And it was no different in Good Housekeeping. As the months progressed from spring to summer to fall in 1969, the magazine started publishing more and more ads for clothing (which were much more geared toward going to a department store and buying the clothes, rather than—what had been more popular previously—buying the fabric and using the patterns to sew the clothing yourself).

Good Housekeeping, June 1969

Good Housekeeping, June 1969

Good Housekeeping, June 1969

Good Housekeeping, August 1969


"When asked to describe themselves in the late 1960s," writes Linda Przybyszewski in The Lost Art of Dress: The Women who Once Made America Stylish (in bookstores now), only 38% of people over 60 years of age were willing to call themselves old or elderly. Another 60% preferred to think of themselves as middle-aged. Which meant they were planning on living to 120. This loss of perspective was propelled by two shifts in the nature of the American population. The less obvious of the two was that more people were living longer.... The more obvious shift was the arrival of the Baby Boomers and their influence on our culture. During the Youthquake, growing up no longer seemed a worthwhile goal. 'Middle age has been abolished by the new fashions,' Mary Quant assured us in 1967. 'Provided you're prepared to take trouble about it, you just suddenly get old somewhere between 65 and 80, and until then, you can stay looking young.' Quant was 32 when she made this announcement. She was still being photographed in childish jumpers, and already wearing the hairstyle that became a necessity among designers who profited from the Youthquake: bangs halfway over the eyes. This coiffure covers as much of the face as possible in order to hide the lines that mark the no longer young. The Baby Boomers and their favorite designers couldn't avoid middle age any more than anyone else. Their problem was that they turned it into a tragedy, while discarding all the styles that their elders had claimed the privilege of wearing."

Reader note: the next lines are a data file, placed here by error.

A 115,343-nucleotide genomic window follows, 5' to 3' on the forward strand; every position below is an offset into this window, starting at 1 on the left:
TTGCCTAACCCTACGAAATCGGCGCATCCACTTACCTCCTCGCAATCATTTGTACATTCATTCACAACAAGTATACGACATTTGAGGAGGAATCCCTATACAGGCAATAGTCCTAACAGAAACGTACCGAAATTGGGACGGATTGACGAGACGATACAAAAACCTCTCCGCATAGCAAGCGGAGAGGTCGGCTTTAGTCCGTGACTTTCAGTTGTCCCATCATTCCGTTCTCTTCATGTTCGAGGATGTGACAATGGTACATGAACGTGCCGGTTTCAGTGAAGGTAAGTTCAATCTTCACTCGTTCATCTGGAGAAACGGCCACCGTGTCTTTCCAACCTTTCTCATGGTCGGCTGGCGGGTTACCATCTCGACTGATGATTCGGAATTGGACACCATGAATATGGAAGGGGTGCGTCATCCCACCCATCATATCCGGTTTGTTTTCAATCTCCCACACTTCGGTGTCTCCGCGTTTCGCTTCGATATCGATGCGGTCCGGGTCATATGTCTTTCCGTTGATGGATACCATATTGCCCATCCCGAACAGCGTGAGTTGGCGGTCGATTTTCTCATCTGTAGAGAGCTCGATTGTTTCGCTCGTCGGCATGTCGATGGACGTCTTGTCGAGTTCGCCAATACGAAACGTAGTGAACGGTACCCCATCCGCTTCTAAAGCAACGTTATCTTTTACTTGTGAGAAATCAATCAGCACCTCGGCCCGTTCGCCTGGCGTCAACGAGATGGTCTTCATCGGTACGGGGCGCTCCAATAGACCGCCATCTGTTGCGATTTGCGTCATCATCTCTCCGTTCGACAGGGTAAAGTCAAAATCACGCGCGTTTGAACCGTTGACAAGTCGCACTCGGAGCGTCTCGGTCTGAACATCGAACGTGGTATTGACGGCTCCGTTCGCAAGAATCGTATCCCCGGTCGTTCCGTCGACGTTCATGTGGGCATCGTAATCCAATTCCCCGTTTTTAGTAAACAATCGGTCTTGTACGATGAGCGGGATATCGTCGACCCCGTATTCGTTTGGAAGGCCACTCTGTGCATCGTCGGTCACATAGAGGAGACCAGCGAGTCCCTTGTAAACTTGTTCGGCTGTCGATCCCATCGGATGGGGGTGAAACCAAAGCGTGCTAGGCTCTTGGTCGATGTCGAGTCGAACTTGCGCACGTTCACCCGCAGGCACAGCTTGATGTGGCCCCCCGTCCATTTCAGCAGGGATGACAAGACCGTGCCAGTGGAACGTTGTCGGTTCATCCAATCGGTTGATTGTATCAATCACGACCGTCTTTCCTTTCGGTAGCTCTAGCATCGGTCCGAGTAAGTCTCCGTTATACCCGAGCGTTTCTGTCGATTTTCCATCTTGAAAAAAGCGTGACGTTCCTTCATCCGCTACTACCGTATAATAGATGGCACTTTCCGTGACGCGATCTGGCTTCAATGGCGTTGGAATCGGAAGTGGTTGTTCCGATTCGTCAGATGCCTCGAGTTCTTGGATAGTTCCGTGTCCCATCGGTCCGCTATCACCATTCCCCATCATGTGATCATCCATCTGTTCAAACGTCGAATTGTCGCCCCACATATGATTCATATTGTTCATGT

Good Housekeeping, July 1969


Naomi Wolf wrote an entire book in 1991 about what she considered to be the most harmful result of this time period, a heightened realization of "the beauty myth," which she defined as follows: "The beauty myth tells a story: The quality called 'beauty' objectively and universally exists. Women must want to embody it and men must want to possess women who embody it. This embodiment is an imperative for women and not for men, which situation is necessary and natural because it is biological, sexual and evolutionary: Strong men battle for beautiful women, and beautiful women are more reproductively successful. Women's beauty must correlate to their fertility, and since this system is based on sexual selection, it is inevitable and changeless."